Bolivia is the first country to actually adapt the principles of food sovereignty as a part of its constitution. As writer Steve Holt explains in the article:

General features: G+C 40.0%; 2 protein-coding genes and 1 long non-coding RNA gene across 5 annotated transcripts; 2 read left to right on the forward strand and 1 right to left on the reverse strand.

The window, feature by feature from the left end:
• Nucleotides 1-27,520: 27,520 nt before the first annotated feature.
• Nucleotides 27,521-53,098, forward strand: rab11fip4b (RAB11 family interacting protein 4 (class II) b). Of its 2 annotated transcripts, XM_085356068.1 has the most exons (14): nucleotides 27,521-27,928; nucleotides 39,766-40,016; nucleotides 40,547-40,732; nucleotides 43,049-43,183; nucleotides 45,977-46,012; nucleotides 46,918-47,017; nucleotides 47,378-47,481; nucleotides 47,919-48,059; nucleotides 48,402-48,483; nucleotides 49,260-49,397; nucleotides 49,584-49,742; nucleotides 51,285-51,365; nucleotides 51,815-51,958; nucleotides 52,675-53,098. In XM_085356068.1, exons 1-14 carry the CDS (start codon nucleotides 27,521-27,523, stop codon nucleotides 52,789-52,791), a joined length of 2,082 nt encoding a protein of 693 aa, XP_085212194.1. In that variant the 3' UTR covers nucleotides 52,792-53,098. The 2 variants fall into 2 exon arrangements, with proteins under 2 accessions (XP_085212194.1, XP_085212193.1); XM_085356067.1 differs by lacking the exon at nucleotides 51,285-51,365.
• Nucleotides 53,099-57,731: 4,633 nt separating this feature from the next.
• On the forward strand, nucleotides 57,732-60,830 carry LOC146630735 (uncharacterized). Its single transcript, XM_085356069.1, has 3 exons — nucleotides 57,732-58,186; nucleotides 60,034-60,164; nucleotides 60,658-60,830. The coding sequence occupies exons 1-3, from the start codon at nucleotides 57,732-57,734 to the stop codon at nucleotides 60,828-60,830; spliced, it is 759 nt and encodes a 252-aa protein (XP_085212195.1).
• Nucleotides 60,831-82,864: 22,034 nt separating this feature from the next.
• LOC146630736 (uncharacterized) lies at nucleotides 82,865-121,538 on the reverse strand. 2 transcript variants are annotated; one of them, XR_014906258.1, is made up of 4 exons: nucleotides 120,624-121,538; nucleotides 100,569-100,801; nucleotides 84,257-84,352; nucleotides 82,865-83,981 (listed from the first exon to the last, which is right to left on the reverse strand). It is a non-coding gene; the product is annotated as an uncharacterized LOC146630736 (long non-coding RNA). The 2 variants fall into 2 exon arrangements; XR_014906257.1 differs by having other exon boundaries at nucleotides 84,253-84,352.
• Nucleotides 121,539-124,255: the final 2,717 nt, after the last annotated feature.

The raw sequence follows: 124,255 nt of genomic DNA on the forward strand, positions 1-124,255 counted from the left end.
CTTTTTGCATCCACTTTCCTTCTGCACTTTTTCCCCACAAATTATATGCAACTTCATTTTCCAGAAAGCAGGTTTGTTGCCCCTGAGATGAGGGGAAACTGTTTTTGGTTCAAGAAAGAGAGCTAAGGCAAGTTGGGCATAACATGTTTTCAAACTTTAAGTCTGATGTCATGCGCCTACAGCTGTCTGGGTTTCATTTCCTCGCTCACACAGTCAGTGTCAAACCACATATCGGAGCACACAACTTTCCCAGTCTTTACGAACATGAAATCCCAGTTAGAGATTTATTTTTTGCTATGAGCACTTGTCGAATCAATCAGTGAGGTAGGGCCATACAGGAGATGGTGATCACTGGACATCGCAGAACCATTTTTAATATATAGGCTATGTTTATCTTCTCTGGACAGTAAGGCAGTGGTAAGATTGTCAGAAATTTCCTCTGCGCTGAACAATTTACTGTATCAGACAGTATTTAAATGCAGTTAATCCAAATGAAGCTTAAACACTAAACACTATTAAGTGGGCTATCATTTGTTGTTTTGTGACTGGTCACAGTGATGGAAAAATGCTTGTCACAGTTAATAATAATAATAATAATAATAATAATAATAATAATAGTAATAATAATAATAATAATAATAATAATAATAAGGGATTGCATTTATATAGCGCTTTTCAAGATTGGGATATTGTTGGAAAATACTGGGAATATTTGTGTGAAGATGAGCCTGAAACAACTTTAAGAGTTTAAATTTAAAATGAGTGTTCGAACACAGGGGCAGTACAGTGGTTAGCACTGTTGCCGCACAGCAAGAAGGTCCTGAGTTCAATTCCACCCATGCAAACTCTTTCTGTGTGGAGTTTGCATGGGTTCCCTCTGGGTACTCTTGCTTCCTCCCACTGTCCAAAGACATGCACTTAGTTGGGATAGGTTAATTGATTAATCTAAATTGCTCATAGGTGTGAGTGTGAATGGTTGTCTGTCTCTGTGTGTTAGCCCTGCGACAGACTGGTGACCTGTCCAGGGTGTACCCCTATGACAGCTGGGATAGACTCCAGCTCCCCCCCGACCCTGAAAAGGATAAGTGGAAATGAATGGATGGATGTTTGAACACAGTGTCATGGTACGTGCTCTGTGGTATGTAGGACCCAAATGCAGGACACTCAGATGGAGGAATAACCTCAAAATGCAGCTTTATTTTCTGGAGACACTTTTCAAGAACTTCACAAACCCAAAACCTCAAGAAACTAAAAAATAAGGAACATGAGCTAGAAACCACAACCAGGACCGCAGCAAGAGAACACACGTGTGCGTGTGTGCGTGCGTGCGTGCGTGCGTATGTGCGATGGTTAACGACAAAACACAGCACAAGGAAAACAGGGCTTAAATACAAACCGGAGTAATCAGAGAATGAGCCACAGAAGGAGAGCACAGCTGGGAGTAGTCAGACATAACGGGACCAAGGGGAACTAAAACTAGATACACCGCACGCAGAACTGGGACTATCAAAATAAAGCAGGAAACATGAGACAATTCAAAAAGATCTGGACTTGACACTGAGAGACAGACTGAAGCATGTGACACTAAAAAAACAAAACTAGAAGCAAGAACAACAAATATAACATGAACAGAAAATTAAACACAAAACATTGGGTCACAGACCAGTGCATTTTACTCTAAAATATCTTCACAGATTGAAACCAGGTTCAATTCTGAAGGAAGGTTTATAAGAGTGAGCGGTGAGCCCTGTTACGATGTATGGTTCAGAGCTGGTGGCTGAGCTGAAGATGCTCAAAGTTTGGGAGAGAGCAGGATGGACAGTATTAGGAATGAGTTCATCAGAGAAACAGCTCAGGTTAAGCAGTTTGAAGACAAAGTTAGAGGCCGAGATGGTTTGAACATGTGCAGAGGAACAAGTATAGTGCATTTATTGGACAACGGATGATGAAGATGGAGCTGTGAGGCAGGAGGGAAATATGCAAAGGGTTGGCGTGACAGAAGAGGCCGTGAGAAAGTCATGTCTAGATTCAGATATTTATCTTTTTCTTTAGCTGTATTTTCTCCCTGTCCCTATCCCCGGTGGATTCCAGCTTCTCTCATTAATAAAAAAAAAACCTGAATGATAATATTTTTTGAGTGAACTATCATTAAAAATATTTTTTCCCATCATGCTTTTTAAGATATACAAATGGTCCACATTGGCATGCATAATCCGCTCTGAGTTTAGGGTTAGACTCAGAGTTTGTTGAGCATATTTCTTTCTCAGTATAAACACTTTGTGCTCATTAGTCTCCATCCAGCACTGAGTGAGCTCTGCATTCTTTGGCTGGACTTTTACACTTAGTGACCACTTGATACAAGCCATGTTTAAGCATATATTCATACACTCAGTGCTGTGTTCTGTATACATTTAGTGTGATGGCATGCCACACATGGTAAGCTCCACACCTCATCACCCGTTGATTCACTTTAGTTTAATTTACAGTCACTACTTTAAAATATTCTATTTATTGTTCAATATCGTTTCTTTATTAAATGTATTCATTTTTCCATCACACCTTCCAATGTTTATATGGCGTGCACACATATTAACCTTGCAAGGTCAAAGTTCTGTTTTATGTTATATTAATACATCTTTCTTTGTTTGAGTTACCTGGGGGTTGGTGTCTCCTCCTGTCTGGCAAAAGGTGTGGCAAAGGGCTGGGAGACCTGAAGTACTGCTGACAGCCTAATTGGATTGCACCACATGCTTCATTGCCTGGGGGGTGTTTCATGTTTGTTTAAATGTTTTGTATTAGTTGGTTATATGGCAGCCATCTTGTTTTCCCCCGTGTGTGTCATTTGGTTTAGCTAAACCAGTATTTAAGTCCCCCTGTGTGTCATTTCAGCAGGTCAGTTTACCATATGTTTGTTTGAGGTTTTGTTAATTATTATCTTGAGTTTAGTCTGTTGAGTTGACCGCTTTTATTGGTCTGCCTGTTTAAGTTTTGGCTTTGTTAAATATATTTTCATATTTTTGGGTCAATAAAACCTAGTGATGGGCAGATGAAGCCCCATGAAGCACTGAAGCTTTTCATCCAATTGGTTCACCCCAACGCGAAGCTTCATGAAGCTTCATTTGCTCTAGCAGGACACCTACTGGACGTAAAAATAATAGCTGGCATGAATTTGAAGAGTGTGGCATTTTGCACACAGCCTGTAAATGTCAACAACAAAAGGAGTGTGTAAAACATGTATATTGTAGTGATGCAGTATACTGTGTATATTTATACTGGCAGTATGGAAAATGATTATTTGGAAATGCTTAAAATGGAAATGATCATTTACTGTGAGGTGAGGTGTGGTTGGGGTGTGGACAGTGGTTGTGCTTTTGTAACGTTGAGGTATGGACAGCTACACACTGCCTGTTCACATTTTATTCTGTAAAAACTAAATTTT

Food sovereignty, or local control, has even been codified in Bolivia’s laws, thanks in part to the work of the country’s first indigenous president, Democratic-Socialist Evo Morales, who took office in 2006. When the country’s constitution was rewritten in 2009, 12 articles were added to specifically lay out a vision for food sovereignty. Two more laws, passed in 2011 and 2012, further codified the nation’s apparent resistance to industrial agriculture and an economy too heavily weighted toward commodity crops. Morales, speaking to the United Nations General Assembly in February, slammed U.S. fast-food chains, calling them a “great harm to humanity” and accusing them of trying to control food production globally.